Sweden has always been a very special country in my book with its peculiar machines, and the Viggen is no exception. For the longest time the only kit in the scale has been the Heller one, so when Special Hobby announced their joint project with Tarangus I was excited. As I had seen a two-seater flying some time before that – and was suitable impressed by both appearance and performance – I opted to purchase the twin pack, attracted by the number of versions AND the photo book.
The box is BIG, in fact it is bigger than most 48th kits I have, as well as some 35th scale kit boxes in my collection. There are 2 transparent bags with parts, 2 instruction booklets (1 for each the single and double seater), a decal sheet, and the book. The last 2 items are fixed within the box with cardboard inserts, stapled to the box sides. Except for the instructions all items are packed in separate plastic bags.
Strictly following the beaten path of releasing two opposing sets each time, Zvezda has provided a VVS ground crew to match the Luftwaffe set 6188.
There’s a reason the review is uploaded after the German crew – the kit has something special in it. Figures are made after the characters from the Soviet movie “Only Old Men Are Going to Battle” – a fragment is shown below:
Just have a look at these two (esp. the one on the left):
and you will understand what I mean.
Now… “Old men” is rather used for experienced ones rather than aged. In war where life expectancy on the battlefield was measured in hours and medals were presented for surviving 20 combat flights you could consider such a veteran the squadron’s old man. But I digress.
Two green sprues host 5 figures, a bunch of bases, a fuel drum with a manual pump on top, a pair of ammo crates and a bit crude FAB-50 bomb.
Again – natural poses, more detail than expected from mainstream figures this size.
With one exception the figures have faces, even the edges on the “pilotka” cap can be clearly discerned.
The instruction sheet is a bit crowded:
Overall the set will be a great addition to any WWII Soviet aircraft base – especially after the proper weathering 😉read more
In recent years Zvezda has released multiple snap-fit aircraft kits in 1/72 scale that include excellent pilot figures. They have now “gone full circle” by releasing ground crews to accompany these kits. First off – the Luftwaffe crew.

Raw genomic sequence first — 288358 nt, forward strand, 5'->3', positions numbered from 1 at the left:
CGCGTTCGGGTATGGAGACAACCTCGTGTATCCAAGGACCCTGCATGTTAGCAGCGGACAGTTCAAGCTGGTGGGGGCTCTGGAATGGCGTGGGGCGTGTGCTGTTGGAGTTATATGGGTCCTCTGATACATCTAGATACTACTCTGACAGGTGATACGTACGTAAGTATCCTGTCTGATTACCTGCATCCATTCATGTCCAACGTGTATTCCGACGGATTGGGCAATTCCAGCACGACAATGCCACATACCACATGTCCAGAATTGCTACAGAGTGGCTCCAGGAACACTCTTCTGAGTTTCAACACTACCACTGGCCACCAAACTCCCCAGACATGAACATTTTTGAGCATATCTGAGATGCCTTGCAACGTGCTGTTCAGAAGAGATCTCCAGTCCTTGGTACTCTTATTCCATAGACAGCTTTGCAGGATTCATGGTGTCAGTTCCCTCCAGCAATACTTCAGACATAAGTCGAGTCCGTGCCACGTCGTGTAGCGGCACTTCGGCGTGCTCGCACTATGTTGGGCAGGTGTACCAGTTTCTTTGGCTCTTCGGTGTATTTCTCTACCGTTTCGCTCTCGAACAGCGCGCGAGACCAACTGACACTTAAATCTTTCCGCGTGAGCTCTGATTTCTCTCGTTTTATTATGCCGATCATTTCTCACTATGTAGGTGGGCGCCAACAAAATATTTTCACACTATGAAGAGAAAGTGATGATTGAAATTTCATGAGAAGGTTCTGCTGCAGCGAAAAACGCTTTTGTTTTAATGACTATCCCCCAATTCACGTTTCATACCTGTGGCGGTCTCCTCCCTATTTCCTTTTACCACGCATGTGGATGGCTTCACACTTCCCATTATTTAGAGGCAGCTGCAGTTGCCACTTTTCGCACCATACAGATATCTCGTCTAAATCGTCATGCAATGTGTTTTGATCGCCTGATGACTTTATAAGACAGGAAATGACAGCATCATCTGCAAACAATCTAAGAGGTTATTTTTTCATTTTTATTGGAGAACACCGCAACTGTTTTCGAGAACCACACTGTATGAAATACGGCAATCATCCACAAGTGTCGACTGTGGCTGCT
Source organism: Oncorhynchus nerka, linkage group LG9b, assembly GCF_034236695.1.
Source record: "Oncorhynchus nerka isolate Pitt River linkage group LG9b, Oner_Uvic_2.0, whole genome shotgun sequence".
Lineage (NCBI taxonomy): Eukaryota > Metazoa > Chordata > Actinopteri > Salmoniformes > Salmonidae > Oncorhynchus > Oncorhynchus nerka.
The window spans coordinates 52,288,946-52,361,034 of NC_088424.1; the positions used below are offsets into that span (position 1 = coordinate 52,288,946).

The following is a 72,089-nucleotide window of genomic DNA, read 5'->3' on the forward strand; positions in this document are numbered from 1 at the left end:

As shown on the now-standard box – there are 5 figures, a bomb trolley with a bomb, a fuel drum and a jerry can included. As with some other sets you can either use a single base for all the guys, or use individual ones.
Typical for the Art of tactic game series the plastic is light gray, parts are on 2 sprues.
Of note are not only the poses, but the quality of details on the figures. Yes, there is a certain softness on the clothing and kit, but Zvezda has molded human body detail I have yet to see provided by other mainstream manufacturers. You can see the fingers and the detail on the palm of a guy’s hand. In Braille scale.
or even see his face. That’s a bit different from the tubes most figures have molded as hands, etc.
Sorry – I didn’t delve much into the jerrycan and drum, but most of you already have resin ones anyway, so just two quick snaps of the bomb trolley parts.
I am sure Zvezda could have provided separate wheels and saved us some work without spending too much extra on molds, but oh well. Despite the price of 0,50 Euro per fig I still am pretty happy with the figures.
MiG-29 has attracted the attention of multiple scale model manufacturers even when it was only seen in blurry pictures. Available kits vary in scale, accuracy and markings in area so wide it would take a book to describe.